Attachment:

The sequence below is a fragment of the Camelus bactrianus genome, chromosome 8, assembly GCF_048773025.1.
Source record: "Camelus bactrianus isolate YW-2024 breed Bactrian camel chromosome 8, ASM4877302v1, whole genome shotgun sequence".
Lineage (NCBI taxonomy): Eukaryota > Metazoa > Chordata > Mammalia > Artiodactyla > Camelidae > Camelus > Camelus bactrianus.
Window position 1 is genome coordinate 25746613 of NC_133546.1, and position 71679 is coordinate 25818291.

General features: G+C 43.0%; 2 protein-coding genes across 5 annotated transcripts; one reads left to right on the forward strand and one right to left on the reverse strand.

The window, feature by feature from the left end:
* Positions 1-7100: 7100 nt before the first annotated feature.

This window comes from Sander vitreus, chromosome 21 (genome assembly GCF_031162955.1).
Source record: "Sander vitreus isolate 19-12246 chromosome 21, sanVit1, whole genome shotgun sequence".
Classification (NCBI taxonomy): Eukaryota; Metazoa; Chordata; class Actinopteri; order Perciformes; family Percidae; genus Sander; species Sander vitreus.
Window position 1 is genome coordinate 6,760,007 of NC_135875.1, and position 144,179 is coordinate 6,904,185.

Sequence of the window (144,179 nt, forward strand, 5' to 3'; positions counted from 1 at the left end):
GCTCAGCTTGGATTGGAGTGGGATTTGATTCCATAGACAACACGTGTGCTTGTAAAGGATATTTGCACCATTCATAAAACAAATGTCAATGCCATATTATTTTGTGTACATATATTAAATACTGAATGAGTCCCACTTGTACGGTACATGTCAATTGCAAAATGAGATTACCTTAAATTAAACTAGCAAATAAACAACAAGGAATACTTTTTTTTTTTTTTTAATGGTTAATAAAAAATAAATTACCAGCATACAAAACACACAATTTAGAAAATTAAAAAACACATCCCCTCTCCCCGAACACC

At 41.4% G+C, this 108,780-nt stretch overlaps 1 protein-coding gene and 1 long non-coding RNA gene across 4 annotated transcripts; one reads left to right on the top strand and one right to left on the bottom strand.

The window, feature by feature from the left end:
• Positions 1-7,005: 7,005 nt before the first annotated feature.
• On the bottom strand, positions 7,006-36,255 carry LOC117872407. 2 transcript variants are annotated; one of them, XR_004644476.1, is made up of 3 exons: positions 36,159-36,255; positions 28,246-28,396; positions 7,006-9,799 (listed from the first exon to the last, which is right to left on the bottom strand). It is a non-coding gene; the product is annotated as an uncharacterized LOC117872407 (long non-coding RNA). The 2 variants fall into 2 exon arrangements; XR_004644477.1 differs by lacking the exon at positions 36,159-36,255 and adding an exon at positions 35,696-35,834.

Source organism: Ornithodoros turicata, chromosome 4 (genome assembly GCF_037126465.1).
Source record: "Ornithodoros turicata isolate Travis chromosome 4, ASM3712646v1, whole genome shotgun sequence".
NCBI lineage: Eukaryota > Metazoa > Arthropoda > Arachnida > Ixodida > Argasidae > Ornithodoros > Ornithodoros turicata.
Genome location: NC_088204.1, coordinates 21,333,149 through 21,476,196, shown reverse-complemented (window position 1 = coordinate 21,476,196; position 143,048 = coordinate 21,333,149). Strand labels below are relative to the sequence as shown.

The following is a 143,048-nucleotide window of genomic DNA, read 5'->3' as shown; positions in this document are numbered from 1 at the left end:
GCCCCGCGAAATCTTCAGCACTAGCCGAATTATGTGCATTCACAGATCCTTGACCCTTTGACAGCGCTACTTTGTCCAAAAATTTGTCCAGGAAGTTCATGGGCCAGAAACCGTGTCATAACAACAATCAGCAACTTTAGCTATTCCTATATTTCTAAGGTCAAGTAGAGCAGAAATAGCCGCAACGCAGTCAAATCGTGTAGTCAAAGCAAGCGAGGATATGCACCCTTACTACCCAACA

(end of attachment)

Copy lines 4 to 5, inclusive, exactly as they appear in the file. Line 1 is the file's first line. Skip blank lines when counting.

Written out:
Window position 1 is genome coordinate 25746613 of NC_133546.1, and position 71679 is coordinate 25818291.

General features: G+C 43.0%; 2 protein-coding genes across 5 annotated transcripts; one reads left to right on the forward strand and one right to left on the reverse strand.